March 5, 2004


A Statue for Pete?

by Ernie McCray

Based on my impressions of Pete Wilson, when I first heard that some of his friends are planning to honor him with a statue, all I could picture in my mind was him drop-kicking people across the U.S./Mexico border, people struggling to feed their families and maintain their dignity.

That’s the only image I could come up with considering how, as governor, he championed Proposition 187, one of the most hateful concepts ever devised in a free society. And one aspect of the proposal particularly bothered me, the part where I was supposed to, as a school principal, hassle friends of mine, students and their mothers and fathers who might have been here “illegally.” My job was on the line because there was absolutely no way I could have turned against people who’ve greeted me with big bright smiley “hellos” and high fives and snug hugs everyday. Take part in denying them services like medical care and educational opportunities? Not in this life.

But Pete Wilson ran with the Prop 187 flag like a drum major in the halftime show at a college football game. Just a fanning hate with out a hint of shame. And we’re to honor this man with a statue in his name?

“But, oh, the statue is about when he was the mayor and made people believe in a new San Diego,” his supporters exclaim. A new San Diego? Oh, he might have been the catalyst for a few more taller buildings and shopping malls and a couple more fine eateries and places to party but what, as far as human relations are concerned between the diverse communities in this community, has really changed?

If there was really something to Pete Wilson’s “America’s Finest City” jive, wouldn’t he have set a tone wherein we would today be progressive enough in our collective thinking to, say, loudly resist having our school system run by a tyrant who, in the eyes of this town’s powers-that-be, can do no wrong? Would we not censure our mayor and City Council for embracing an organization like the Boy Scouts of America which denies membership to our atheist and gay children? Is there a promise of hope hidden in all this that I’m missing?

Hey, Pete has never inspired hope in me. I recall a time in the early 1980s when he and his council were supposedly considering looking into the situation concerning our city’s investments in companies doing business in South Africa. I can still feel the chill in the room as they zipped through their parliamentary procedures with no zeal whatsoever, as though the topic was absolutely of no importance to them, as though human beings’ inhumanity to other human beings anywhere didn’t affect human beings everywhere. They spouted a few empty phrases, took a vote, and went on to the next agenda item as though they had left their souls to wilt in their lunch boxes.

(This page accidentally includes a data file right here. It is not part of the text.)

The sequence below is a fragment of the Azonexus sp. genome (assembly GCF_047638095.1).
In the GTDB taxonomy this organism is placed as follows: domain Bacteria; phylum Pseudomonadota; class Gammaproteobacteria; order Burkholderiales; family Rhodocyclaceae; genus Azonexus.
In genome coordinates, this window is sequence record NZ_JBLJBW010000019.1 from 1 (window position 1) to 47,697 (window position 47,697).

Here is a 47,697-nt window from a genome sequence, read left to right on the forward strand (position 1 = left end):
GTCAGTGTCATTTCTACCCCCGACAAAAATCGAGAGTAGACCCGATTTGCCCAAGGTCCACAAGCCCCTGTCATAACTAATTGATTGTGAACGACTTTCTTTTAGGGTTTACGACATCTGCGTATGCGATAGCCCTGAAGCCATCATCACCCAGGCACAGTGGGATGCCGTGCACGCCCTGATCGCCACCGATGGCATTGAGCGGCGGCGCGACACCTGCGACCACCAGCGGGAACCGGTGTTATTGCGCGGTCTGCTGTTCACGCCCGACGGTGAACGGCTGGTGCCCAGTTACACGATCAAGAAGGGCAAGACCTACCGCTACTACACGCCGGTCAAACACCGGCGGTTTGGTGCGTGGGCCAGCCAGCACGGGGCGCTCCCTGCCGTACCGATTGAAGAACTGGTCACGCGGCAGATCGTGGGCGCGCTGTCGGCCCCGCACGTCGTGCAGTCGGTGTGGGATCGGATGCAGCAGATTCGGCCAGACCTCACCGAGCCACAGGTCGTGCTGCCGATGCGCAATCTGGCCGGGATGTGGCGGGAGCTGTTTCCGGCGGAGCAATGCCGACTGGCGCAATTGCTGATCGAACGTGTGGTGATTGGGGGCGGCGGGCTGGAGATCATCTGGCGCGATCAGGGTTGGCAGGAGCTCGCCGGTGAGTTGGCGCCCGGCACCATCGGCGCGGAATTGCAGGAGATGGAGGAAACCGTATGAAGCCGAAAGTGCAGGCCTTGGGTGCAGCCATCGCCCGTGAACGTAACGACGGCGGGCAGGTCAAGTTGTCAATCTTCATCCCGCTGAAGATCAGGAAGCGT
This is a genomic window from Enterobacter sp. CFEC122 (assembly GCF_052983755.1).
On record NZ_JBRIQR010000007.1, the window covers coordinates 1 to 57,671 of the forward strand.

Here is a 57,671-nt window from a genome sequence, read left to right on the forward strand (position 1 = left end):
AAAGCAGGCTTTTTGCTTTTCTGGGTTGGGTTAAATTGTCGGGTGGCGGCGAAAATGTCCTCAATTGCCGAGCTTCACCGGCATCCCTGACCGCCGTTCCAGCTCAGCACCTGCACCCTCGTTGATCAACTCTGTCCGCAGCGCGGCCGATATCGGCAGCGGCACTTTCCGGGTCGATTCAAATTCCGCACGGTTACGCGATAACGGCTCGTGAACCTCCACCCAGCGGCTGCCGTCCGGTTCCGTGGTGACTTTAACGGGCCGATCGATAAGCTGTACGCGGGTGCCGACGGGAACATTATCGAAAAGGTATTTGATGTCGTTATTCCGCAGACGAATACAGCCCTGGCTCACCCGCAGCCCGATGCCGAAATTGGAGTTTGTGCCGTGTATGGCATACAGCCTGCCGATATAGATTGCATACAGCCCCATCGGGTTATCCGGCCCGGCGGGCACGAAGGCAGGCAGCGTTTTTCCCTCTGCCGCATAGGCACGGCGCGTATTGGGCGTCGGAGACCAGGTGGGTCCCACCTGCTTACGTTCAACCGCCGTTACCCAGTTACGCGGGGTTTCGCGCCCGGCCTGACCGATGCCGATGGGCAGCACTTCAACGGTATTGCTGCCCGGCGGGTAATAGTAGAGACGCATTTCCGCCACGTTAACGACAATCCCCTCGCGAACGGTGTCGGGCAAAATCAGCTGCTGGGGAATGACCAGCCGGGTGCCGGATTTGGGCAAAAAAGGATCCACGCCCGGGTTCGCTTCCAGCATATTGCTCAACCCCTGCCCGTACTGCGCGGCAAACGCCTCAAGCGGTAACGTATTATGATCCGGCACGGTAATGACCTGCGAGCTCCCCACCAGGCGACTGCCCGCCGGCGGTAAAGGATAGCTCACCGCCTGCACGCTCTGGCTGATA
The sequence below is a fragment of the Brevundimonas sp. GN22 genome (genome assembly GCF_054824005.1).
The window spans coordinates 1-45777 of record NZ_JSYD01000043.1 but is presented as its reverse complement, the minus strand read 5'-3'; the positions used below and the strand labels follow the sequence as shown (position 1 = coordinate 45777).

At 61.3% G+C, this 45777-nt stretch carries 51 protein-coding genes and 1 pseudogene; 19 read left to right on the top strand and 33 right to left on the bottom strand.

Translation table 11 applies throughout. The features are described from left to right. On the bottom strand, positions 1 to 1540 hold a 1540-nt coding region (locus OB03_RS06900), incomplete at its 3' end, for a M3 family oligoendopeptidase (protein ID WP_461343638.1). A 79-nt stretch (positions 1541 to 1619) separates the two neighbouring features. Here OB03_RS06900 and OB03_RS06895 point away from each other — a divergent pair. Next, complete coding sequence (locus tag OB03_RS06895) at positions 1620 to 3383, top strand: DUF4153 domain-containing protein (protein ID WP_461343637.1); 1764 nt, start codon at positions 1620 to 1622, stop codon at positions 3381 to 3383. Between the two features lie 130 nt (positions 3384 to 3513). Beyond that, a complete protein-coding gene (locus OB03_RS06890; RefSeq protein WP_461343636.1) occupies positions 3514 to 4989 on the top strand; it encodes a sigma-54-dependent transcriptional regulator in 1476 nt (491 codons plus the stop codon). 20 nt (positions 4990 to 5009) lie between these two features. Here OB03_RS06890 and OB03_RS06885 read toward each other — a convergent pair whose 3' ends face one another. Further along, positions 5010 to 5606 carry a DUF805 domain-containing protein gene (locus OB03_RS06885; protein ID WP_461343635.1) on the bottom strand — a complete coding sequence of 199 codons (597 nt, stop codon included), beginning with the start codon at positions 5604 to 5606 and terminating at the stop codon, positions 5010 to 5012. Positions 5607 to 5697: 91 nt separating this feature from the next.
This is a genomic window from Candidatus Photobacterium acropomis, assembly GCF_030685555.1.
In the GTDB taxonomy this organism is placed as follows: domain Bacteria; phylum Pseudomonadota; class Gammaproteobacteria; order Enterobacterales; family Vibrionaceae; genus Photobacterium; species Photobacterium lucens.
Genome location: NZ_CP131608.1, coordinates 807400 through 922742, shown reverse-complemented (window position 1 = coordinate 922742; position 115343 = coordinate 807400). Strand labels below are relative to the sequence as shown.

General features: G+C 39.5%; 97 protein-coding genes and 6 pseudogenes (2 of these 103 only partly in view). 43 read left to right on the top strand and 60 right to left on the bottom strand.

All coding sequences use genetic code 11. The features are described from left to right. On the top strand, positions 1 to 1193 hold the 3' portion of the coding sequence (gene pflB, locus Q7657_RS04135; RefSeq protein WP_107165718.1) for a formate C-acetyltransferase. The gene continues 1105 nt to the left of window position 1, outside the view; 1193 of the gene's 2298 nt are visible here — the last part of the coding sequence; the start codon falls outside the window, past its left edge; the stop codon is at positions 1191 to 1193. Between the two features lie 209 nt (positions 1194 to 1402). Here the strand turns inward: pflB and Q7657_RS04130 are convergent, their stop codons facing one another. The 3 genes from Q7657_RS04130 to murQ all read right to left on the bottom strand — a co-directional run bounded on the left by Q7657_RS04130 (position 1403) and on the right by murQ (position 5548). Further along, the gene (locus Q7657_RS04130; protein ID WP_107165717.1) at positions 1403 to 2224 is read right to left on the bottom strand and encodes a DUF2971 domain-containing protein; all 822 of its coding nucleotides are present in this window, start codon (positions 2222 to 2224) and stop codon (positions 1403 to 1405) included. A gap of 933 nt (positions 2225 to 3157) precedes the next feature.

I very animatedly expressed my concern for their lack of passion regarding a global problem to which we were contributing, and the mayor said to me: “Make yourself in absentia, Mr. McCray.” Boy, I’ll tell you, there’s nothing that makes one’s day like being dismissed in Latin.

That day spoke volumes about the man, and it’s no wonder to me that he eventually evolved into a foe of affirmative action, because it was in the spirit of the times that didn’t in any way put his political career in jeopardy. And since the latter part of his political career was pretty much dedicated to polarizing communities of color from the mainstream, his striking out at people who enter our country, often at great risks to their lives, came to me as no surprise.

Anything worthwhile that Mayor Pete Wilson may have contributed to San Diego, a while back, is tremendously outweighed by his reprehensible behavior as Governor Pete Wilson. Having this man immortalized in bronze is a slap in the face to anyone who seeks a better world where all people are treated with dignity. His statue would do nothing to further human relations in our city.

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